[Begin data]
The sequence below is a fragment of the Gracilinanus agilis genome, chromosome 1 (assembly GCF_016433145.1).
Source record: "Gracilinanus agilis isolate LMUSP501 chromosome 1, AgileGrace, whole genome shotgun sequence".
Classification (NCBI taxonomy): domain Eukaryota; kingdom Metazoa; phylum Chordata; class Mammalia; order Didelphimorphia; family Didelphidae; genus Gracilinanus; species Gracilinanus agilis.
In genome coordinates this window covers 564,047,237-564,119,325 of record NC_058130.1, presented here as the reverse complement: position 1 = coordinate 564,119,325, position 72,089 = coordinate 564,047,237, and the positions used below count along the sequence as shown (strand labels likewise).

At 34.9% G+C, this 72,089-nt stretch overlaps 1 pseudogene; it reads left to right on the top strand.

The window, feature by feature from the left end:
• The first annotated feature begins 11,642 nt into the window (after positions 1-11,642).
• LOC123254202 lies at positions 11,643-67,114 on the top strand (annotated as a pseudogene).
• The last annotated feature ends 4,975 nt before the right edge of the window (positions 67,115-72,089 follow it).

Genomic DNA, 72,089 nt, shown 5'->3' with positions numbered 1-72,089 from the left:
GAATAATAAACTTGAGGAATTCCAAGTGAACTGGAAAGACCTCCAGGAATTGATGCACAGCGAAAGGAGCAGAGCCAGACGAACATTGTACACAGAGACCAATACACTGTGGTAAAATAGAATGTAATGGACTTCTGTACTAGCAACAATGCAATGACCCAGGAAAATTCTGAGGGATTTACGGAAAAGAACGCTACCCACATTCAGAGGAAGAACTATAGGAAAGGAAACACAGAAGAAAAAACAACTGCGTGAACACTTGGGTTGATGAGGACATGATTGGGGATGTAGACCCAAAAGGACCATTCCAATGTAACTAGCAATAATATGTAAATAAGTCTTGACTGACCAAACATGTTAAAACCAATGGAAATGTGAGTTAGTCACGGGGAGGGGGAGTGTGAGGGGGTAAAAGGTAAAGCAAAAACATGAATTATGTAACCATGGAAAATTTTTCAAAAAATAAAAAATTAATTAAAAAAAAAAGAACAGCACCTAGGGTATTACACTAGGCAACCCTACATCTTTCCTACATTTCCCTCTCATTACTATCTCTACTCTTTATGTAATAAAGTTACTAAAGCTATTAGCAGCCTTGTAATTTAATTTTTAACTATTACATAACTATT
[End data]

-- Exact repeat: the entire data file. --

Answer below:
The sequence below is a fragment of the Gracilinanus agilis genome, chromosome 1 (assembly GCF_016433145.1).
Source record: "Gracilinanus agilis isolate LMUSP501 chromosome 1, AgileGrace, whole genome shotgun sequence".
Classification (NCBI taxonomy): domain Eukaryota; kingdom Metazoa; phylum Chordata; class Mammalia; order Didelphimorphia; family Didelphidae; genus Gracilinanus; species Gracilinanus agilis.
In genome coordinates this window covers 564,047,237-564,119,325 of record NC_058130.1, presented here as the reverse complement: position 1 = coordinate 564,119,325, position 72,089 = coordinate 564,047,237, and the positions used below count along the sequence as shown (strand labels likewise).

At 34.9% G+C, this 72,089-nt stretch overlaps 1 pseudogene; it reads left to right on the top strand.

The window, feature by feature from the left end:
• The first annotated feature begins 11,642 nt into the window (after positions 1-11,642).
• LOC123254202 lies at positions 11,643-67,114 on the top strand (annotated as a pseudogene).
• The last annotated feature ends 4,975 nt before the right edge of the window (positions 67,115-72,089 follow it).

Genomic DNA, 72,089 nt, shown 5'->3' with positions numbered 1-72,089 from the left:
GAATAATAAACTTGAGGAATTCCAAGTGAACTGGAAAGACCTCCAGGAATTGATGCACAGCGAAAGGAGCAGAGCCAGACGAACATTGTACACAGAGACCAATACACTGTGGTAAAATAGAATGTAATGGACTTCTGTACTAGCAACAATGCAATGACCCAGGAAAATTCTGAGGGATTTACGGAAAAGAACGCTACCCACATTCAGAGGAAGAACTATAGGAAAGGAAACACAGAAGAAAAAACAACTGCGTGAACACTTGGGTTGATGAGGACATGATTGGGGATGTAGACCCAAAAGGACCATTCCAATGTAACTAGCAATAATATGTAAATAAGTCTTGACTGACCAAACATGTTAAAACCAATGGAAATGTGAGTTAGTCACGGGGAGGGGGAGTGTGAGGGGGTAAAAGGTAAAGCAAAAACATGAATTATGTAACCATGGAAAATTTTTCAAAAAATAAAAAATTAATTAAAAAAAAAAGAACAGCACCTAGGGTATTACACTAGGCAACCCTACATCTTTCCTACATTTCCCTCTCATTACTATCTCTACTCTTTATGTAATAAAGTTACTAAAGCTATTAGCAGCCTTGTAATTTAATTTTTAACTATTACATAACTATT